RENO — Senate Bill 140, which was passed this year during the 2011 legislative session and signed by Gov. Brian Sandoval on June 17, goes into effect Oct. 1.
This new law prohibits the use of a cellular phone or other handheld wireless communications device while operating a motor vehicle in certain circumstances. This is a primary law, which means officers do not need to observe a separate violation before initiating a traffic enforcement stop.
To help educate the public and to create awareness about this law, traffic enforcement officers who observe this violation may initiate a traffic stop; however, no citations for using this hand held device will be issued until Jan. 1, 2012.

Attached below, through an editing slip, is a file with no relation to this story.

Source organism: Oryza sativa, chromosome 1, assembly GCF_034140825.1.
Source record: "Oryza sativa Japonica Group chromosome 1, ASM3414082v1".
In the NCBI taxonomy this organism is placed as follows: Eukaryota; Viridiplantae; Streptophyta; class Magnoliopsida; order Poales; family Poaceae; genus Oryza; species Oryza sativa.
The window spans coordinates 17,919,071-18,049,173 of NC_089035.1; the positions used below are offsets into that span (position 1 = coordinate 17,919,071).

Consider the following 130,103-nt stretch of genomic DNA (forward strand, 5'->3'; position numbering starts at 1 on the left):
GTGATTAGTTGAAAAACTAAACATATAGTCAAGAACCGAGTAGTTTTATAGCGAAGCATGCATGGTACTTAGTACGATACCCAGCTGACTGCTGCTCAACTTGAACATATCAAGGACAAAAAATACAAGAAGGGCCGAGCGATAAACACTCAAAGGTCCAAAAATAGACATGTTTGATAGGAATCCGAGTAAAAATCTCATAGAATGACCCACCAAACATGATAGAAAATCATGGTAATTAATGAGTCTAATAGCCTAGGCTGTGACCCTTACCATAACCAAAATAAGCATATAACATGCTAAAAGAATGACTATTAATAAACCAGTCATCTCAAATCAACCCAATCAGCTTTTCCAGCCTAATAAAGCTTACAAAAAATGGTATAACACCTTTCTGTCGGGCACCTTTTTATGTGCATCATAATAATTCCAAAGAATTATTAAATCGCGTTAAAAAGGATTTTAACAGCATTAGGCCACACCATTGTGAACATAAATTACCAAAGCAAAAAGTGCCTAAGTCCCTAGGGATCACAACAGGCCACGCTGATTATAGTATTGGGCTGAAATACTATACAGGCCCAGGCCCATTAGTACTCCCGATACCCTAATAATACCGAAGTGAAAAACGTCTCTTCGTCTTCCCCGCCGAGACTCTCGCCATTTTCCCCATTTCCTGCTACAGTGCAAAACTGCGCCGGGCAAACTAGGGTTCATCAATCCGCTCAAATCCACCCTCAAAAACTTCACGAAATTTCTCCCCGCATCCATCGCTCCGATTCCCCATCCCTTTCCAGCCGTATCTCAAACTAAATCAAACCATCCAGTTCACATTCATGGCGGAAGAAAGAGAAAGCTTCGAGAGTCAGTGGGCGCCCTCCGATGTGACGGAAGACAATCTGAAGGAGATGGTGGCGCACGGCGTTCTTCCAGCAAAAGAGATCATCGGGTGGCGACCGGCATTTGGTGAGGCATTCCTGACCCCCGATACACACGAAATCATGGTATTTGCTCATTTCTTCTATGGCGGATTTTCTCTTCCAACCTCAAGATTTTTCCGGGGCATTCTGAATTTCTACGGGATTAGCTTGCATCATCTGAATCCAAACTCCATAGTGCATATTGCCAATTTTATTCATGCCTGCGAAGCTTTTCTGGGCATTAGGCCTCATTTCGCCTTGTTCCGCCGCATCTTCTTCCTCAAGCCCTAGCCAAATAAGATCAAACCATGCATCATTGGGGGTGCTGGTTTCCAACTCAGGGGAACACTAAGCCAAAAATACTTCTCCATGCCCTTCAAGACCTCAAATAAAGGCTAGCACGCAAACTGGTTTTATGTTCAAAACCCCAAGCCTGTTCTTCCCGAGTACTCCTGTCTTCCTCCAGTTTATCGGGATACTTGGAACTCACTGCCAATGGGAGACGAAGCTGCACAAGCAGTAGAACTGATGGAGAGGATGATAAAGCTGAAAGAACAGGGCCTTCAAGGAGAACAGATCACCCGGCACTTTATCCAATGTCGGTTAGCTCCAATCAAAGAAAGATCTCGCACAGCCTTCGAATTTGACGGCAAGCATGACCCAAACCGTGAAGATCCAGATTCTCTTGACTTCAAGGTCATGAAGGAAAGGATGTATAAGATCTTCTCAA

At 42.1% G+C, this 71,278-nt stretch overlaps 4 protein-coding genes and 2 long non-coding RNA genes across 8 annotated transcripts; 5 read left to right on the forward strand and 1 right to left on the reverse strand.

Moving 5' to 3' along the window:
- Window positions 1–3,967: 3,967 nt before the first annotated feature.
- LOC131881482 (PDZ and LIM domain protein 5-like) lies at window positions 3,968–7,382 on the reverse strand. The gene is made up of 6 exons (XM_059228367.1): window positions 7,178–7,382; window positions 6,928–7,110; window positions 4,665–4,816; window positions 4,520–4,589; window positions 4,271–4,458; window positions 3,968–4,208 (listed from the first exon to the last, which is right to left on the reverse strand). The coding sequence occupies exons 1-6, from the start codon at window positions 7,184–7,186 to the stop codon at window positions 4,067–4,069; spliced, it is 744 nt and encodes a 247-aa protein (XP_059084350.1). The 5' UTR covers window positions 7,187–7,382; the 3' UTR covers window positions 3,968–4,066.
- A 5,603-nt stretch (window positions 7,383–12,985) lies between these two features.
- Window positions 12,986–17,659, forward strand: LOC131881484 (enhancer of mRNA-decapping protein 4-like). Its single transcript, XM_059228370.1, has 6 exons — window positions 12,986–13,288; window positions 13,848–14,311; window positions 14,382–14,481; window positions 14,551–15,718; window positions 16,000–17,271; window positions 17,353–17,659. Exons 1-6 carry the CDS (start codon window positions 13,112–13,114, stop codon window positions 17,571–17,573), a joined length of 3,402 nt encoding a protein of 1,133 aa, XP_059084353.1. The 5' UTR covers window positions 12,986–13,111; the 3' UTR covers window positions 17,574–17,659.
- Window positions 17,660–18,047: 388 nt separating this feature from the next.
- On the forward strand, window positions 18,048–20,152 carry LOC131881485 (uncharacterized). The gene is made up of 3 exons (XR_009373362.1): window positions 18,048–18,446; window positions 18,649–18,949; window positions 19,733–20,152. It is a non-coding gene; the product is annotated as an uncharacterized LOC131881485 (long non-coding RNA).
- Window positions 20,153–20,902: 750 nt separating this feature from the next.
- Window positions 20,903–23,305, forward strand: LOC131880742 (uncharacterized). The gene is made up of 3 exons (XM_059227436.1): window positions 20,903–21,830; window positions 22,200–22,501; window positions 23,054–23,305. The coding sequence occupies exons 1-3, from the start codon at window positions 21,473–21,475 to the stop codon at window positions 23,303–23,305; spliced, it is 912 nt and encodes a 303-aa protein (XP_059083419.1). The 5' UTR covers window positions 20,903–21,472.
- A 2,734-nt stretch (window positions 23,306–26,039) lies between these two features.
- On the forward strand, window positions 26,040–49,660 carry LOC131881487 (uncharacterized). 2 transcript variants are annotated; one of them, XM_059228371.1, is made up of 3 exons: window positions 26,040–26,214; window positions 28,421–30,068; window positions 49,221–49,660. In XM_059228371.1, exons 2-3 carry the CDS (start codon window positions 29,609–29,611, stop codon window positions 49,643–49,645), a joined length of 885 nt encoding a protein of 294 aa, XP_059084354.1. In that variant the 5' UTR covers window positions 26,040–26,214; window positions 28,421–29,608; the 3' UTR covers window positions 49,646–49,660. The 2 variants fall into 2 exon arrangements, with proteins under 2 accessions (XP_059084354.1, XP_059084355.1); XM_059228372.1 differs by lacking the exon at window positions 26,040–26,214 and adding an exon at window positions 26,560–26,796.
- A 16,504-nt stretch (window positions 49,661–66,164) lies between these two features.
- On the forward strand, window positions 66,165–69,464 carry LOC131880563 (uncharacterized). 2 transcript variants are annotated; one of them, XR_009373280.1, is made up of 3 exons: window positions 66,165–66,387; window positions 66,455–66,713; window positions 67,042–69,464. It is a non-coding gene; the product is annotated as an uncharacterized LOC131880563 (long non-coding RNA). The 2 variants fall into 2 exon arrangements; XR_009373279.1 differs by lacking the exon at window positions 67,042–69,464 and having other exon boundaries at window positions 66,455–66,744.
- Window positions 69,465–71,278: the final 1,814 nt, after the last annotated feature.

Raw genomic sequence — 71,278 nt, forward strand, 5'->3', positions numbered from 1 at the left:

This Independence Day holiday weekend, more traffic is expected on our highways. Drivers who minimize their distractions and focus on their driving at all times will greatly reduce the chance of an unplanned event. To put this into a numerical perspective, there are more than 3,500 distraction-related crashes in Nevada every year, and more than 60 deaths in the past five years. Additionally, there is no way to calculate how many close calls have been caused by distracted driving. Across the nation in 2009, 5,474 people died on U.S. roadways while another 448,000 were injured in motor vehicle crashes reported to have distracted driving involved.
Although SB 140 doesn’t go into effect until Oct. 1, motorists who currently communicate without a hands free device should plan on adjusting their habits now in an effort to comply with the new law in October.